Article first published online: 17 OCT 2013
© 2013 John Wiley & Sons Ltd
Volume 27, Issue 3, pages 247–261, September 2014
How to Cite
Slater, H. (2014), Consistent Truth. Ratio, 27: 247–261. doi: 10.1111/rati.12038
- Issue published online: 7 AUG 2014
- Article first published online: 17 OCT 2013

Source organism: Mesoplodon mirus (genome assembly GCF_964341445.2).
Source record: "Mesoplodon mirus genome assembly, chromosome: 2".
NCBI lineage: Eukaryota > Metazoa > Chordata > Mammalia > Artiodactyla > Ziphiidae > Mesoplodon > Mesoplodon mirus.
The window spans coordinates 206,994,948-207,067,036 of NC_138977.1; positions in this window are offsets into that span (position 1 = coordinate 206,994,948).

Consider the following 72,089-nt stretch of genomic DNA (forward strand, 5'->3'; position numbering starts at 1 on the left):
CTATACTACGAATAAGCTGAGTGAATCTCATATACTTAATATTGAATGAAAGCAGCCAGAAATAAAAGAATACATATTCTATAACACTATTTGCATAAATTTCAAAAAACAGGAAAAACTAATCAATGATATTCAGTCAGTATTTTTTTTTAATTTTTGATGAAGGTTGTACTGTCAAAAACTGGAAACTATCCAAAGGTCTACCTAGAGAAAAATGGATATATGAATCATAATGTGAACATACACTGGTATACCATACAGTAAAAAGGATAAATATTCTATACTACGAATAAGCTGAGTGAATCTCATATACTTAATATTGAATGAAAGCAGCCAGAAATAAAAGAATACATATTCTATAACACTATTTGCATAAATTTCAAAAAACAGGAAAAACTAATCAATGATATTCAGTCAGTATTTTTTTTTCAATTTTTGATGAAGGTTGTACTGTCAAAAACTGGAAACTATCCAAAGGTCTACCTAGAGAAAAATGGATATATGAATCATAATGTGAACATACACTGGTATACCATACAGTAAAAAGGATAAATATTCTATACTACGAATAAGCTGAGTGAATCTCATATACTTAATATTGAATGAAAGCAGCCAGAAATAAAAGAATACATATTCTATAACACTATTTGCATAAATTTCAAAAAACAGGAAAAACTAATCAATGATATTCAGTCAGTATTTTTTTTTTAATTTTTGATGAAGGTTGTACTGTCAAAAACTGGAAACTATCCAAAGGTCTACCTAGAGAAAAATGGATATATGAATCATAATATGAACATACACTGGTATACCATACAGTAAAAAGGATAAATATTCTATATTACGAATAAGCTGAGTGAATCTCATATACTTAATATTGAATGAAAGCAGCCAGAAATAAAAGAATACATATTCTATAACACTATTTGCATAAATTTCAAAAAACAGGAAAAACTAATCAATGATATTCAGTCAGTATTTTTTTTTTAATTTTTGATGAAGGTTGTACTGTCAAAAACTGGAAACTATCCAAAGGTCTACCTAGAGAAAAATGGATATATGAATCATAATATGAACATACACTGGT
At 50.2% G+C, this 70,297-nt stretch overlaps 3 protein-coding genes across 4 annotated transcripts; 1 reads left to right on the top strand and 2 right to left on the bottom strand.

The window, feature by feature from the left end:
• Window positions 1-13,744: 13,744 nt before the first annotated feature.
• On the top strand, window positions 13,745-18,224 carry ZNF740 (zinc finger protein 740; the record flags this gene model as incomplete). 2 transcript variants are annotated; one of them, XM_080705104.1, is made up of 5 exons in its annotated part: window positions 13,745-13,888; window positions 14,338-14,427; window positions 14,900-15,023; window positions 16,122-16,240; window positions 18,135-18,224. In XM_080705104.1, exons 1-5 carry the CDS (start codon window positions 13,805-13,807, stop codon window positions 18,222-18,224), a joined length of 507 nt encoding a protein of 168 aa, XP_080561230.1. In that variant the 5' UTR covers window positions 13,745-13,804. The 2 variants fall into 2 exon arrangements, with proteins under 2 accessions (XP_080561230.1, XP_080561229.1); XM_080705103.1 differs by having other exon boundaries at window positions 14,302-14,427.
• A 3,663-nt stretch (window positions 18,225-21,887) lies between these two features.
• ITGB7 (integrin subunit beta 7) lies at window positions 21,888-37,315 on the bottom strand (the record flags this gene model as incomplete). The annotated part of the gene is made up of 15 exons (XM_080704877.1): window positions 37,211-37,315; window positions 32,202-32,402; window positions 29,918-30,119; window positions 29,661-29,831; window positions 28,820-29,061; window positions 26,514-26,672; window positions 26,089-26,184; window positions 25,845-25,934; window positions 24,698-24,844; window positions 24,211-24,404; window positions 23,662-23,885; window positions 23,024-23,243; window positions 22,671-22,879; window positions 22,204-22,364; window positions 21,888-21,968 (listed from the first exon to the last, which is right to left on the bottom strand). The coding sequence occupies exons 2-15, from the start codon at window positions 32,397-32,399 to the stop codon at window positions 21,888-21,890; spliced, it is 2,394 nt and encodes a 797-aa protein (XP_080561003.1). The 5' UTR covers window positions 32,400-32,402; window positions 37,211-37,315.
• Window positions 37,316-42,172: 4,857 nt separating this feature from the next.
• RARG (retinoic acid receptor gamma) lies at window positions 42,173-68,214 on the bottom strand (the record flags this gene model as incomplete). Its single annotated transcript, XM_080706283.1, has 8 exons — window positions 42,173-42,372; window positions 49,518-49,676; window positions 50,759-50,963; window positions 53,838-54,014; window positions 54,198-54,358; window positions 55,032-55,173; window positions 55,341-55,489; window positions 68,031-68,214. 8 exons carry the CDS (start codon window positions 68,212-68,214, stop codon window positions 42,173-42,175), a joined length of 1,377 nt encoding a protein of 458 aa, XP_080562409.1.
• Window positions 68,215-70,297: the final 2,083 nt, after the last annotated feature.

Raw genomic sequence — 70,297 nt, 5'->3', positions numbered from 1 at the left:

Modern Logic has generated a lot of problems for itself through inattention to natural forms of speech. In particular it has had difficulties with a large group of ‘logical paradoxes’ through its preoccupation with the Predicate Calculus and related structures to the exclusion of other formal structures that represent natural language more fully, and thereby escape these paradoxes. In natural speech the unrecognized forms involved are principally individual referring terms with a non-specific or fictional reference. For, under the influence of the Logical Empiricists, the focus in formal logic has been on individual terms with a specific, factual reference. But a similar point arises with certain predicates, and indeed even the proper concept of a predicate has been lost, producing the most notorious of the standard puzzles: Russell's Paradox. The paper inevitably makes reference to contemporary logical symbolism in places, but its purpose is to show that the only way forward is to use a symbolism that is abbreviatory only, i.e. maps directly onto natural speech.